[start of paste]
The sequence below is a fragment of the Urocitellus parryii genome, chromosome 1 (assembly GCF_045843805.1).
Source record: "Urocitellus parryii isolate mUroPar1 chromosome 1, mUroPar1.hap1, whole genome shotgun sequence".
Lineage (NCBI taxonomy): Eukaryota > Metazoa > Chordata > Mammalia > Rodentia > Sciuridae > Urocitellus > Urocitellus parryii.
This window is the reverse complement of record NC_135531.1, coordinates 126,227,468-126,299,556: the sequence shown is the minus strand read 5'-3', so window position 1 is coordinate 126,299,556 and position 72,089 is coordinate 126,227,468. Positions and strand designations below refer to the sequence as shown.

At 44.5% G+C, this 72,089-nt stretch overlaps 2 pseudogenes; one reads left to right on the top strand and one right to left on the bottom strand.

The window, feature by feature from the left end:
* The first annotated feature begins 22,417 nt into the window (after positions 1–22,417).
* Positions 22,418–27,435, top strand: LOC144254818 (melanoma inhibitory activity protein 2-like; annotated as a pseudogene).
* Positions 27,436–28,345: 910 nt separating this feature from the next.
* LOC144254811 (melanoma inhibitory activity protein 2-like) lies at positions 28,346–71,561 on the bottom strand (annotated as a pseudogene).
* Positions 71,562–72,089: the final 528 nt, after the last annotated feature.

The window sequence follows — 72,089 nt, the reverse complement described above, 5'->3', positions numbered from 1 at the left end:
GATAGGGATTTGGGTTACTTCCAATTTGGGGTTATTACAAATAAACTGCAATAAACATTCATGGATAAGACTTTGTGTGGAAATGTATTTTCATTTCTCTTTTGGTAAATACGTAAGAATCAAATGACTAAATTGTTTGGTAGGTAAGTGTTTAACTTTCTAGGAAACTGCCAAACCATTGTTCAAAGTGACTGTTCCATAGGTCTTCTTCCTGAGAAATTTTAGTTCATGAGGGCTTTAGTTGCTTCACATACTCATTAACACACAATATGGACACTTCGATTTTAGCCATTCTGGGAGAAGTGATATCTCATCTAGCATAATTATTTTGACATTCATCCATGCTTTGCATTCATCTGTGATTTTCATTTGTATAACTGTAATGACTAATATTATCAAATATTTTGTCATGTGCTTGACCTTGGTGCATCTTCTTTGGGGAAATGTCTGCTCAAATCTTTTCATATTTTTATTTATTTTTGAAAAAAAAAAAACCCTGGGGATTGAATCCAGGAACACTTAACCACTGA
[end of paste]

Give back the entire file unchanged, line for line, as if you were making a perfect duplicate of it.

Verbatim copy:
The sequence below is a fragment of the Urocitellus parryii genome, chromosome 1 (assembly GCF_045843805.1).
Source record: "Urocitellus parryii isolate mUroPar1 chromosome 1, mUroPar1.hap1, whole genome shotgun sequence".
Lineage (NCBI taxonomy): Eukaryota > Metazoa > Chordata > Mammalia > Rodentia > Sciuridae > Urocitellus > Urocitellus parryii.
This window is the reverse complement of record NC_135531.1, coordinates 126,227,468-126,299,556: the sequence shown is the minus strand read 5'-3', so window position 1 is coordinate 126,299,556 and position 72,089 is coordinate 126,227,468. Positions and strand designations below refer to the sequence as shown.

At 44.5% G+C, this 72,089-nt stretch overlaps 2 pseudogenes; one reads left to right on the top strand and one right to left on the bottom strand.

The window, feature by feature from the left end:
* The first annotated feature begins 22,417 nt into the window (after positions 1–22,417).
* Positions 22,418–27,435, top strand: LOC144254818 (melanoma inhibitory activity protein 2-like; annotated as a pseudogene).
* Positions 27,436–28,345: 910 nt separating this feature from the next.
* LOC144254811 (melanoma inhibitory activity protein 2-like) lies at positions 28,346–71,561 on the bottom strand (annotated as a pseudogene).
* Positions 71,562–72,089: the final 528 nt, after the last annotated feature.

The window sequence follows — 72,089 nt, the reverse complement described above, 5'->3', positions numbered from 1 at the left end:
GATAGGGATTTGGGTTACTTCCAATTTGGGGTTATTACAAATAAACTGCAATAAACATTCATGGATAAGACTTTGTGTGGAAATGTATTTTCATTTCTCTTTTGGTAAATACGTAAGAATCAAATGACTAAATTGTTTGGTAGGTAAGTGTTTAACTTTCTAGGAAACTGCCAAACCATTGTTCAAAGTGACTGTTCCATAGGTCTTCTTCCTGAGAAATTTTAGTTCATGAGGGCTTTAGTTGCTTCACATACTCATTAACACACAATATGGACACTTCGATTTTAGCCATTCTGGGAGAAGTGATATCTCATCTAGCATAATTATTTTGACATTCATCCATGCTTTGCATTCATCTGTGATTTTCATTTGTATAACTGTAATGACTAATATTATCAAATATTTTGTCATGTGCTTGACCTTGGTGCATCTTCTTTGGGGAAATGTCTGCTCAAATCTTTTCATATTTTTATTTATTTTTGAAAAAAAAAAAACCCTGGGGATTGAATCCAGGAACACTTAACCACTGA